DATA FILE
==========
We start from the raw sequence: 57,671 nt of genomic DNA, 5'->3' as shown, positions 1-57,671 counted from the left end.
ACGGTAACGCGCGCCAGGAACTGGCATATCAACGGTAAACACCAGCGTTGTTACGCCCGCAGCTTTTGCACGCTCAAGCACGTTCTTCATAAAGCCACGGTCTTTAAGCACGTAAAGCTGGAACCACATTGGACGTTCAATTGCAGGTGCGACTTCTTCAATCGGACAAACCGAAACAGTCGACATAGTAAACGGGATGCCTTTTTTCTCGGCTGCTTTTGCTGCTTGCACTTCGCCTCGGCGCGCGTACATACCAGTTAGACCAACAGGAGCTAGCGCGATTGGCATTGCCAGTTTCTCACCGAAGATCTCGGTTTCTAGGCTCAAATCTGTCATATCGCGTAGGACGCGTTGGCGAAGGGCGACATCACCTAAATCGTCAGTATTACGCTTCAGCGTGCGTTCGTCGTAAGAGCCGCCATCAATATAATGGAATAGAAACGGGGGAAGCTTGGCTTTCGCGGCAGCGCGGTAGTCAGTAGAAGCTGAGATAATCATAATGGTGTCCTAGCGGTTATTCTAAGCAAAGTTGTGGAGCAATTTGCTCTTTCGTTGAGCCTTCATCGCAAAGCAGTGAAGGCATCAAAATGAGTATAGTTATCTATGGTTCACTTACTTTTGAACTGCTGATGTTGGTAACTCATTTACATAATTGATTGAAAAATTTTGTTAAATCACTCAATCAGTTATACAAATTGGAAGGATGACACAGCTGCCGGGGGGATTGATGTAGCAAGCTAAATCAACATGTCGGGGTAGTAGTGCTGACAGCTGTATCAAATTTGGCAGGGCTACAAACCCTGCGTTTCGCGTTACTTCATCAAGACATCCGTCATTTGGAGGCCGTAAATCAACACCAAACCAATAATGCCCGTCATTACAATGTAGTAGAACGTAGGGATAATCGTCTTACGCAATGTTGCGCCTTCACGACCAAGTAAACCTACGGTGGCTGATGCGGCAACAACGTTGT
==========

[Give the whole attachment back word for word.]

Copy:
We start from the raw sequence: 57,671 nt of genomic DNA, 5'->3' as shown, positions 1-57,671 counted from the left end.
ACGGTAACGCGCGCCAGGAACTGGCATATCAACGGTAAACACCAGCGTTGTTACGCCCGCAGCTTTTGCACGCTCAAGCACGTTCTTCATAAAGCCACGGTCTTTAAGCACGTAAAGCTGGAACCACATTGGACGTTCAATTGCAGGTGCGACTTCTTCAATCGGACAAACCGAAACAGTCGACATAGTAAACGGGATGCCTTTTTTCTCGGCTGCTTTTGCTGCTTGCACTTCGCCTCGGCGCGCGTACATACCAGTTAGACCAACAGGAGCTAGCGCGATTGGCATTGCCAGTTTCTCACCGAAGATCTCGGTTTCTAGGCTCAAATCTGTCATATCGCGTAGGACGCGTTGGCGAAGGGCGACATCACCTAAATCGTCAGTATTACGCTTCAGCGTGCGTTCGTCGTAAGAGCCGCCATCAATATAATGGAATAGAAACGGGGGAAGCTTGGCTTTCGCGGCAGCGCGGTAGTCAGTAGAAGCTGAGATAATCATAATGGTGTCCTAGCGGTTATTCTAAGCAAAGTTGTGGAGCAATTTGCTCTTTCGTTGAGCCTTCATCGCAAAGCAGTGAAGGCATCAAAATGAGTATAGTTATCTATGGTTCACTTACTTTTGAACTGCTGATGTTGGTAACTCATTTACATAATTGATTGAAAAATTTTGTTAAATCACTCAATCAGTTATACAAATTGGAAGGATGACACAGCTGCCGGGGGGATTGATGTAGCAAGCTAAATCAACATGTCGGGGTAGTAGTGCTGACAGCTGTATCAAATTTGGCAGGGCTACAAACCCTGCGTTTCGCGTTACTTCATCAAGACATCCGTCATTTGGAGGCCGTAAATCAACACCAAACCAATAATGCCCGTCATTACAATGTAGTAGAACGTAGGGATAATCGTCTTACGCAATGTTGCGCCTTCACGACCAAGTAAACCTACGGTGGCTGATGCGGCAACAACGTTGT